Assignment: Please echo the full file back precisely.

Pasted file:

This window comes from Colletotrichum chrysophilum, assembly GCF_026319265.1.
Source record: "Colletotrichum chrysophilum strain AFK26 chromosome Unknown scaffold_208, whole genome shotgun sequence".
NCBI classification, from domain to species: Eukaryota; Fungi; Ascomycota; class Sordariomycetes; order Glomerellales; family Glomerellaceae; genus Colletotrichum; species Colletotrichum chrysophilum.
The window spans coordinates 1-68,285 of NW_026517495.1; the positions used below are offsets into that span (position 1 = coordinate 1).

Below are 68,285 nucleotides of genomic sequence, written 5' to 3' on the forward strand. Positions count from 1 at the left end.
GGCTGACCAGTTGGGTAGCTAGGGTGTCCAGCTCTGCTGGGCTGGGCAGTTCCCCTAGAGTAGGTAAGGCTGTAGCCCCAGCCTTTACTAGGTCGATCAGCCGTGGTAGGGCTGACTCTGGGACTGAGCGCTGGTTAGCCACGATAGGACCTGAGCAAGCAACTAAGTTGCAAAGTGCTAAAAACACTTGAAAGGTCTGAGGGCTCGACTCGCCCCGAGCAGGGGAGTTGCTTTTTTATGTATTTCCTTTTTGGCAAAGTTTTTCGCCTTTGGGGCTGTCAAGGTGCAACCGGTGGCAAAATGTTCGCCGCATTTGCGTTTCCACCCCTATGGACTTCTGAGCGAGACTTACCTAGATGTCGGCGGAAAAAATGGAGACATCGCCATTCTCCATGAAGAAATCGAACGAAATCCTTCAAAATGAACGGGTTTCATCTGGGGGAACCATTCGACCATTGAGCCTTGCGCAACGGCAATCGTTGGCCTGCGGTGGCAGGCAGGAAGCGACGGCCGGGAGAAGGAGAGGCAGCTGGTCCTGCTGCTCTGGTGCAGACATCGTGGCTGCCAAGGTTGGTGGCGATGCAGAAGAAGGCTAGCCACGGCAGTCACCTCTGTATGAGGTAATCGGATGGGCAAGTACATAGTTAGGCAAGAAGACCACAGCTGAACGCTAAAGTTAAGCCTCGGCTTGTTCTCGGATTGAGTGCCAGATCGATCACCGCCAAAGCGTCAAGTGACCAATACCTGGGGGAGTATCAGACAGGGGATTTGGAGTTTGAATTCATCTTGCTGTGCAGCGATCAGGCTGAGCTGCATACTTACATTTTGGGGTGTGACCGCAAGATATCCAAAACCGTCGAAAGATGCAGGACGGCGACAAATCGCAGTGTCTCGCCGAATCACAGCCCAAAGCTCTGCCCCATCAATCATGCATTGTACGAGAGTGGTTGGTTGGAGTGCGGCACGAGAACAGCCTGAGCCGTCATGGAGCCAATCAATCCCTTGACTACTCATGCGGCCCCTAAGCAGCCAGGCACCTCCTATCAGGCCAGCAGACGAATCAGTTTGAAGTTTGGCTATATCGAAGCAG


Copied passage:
This window comes from Colletotrichum chrysophilum, assembly GCF_026319265.1.
Source record: "Colletotrichum chrysophilum strain AFK26 chromosome Unknown scaffold_208, whole genome shotgun sequence".
NCBI classification, from domain to species: Eukaryota; Fungi; Ascomycota; class Sordariomycetes; order Glomerellales; family Glomerellaceae; genus Colletotrichum; species Colletotrichum chrysophilum.
The window spans coordinates 1-68,285 of NW_026517495.1; the positions used below are offsets into that span (position 1 = coordinate 1).

Below are 68,285 nucleotides of genomic sequence, written 5' to 3' on the forward strand. Positions count from 1 at the left end.
GGCTGACCAGTTGGGTAGCTAGGGTGTCCAGCTCTGCTGGGCTGGGCAGTTCCCCTAGAGTAGGTAAGGCTGTAGCCCCAGCCTTTACTAGGTCGATCAGCCGTGGTAGGGCTGACTCTGGGACTGAGCGCTGGTTAGCCACGATAGGACCTGAGCAAGCAACTAAGTTGCAAAGTGCTAAAAACACTTGAAAGGTCTGAGGGCTCGACTCGCCCCGAGCAGGGGAGTTGCTTTTTTATGTATTTCCTTTTTGGCAAAGTTTTTCGCCTTTGGGGCTGTCAAGGTGCAACCGGTGGCAAAATGTTCGCCGCATTTGCGTTTCCACCCCTATGGACTTCTGAGCGAGACTTACCTAGATGTCGGCGGAAAAAATGGAGACATCGCCATTCTCCATGAAGAAATCGAACGAAATCCTTCAAAATGAACGGGTTTCATCTGGGGGAACCATTCGACCATTGAGCCTTGCGCAACGGCAATCGTTGGCCTGCGGTGGCAGGCAGGAAGCGACGGCCGGGAGAAGGAGAGGCAGCTGGTCCTGCTGCTCTGGTGCAGACATCGTGGCTGCCAAGGTTGGTGGCGATGCAGAAGAAGGCTAGCCACGGCAGTCACCTCTGTATGAGGTAATCGGATGGGCAAGTACATAGTTAGGCAAGAAGACCACAGCTGAACGCTAAAGTTAAGCCTCGGCTTGTTCTCGGATTGAGTGCCAGATCGATCACCGCCAAAGCGTCAAGTGACCAATACCTGGGGGAGTATCAGACAGGGGATTTGGAGTTTGAATTCATCTTGCTGTGCAGCGATCAGGCTGAGCTGCATACTTACATTTTGGGGTGTGACCGCAAGATATCCAAAACCGTCGAAAGATGCAGGACGGCGACAAATCGCAGTGTCTCGCCGAATCACAGCCCAAAGCTCTGCCCCATCAATCATGCATTGTACGAGAGTGGTTGGTTGGAGTGCGGCACGAGAACAGCCTGAGCCGTCATGGAGCCAATCAATCCCTTGACTACTCATGCGGCCCCTAAGCAGCCAGGCACCTCCTATCAGGCCAGCAGACGAATCAGTTTGAAGTTTGGCTATATCGAAGCAG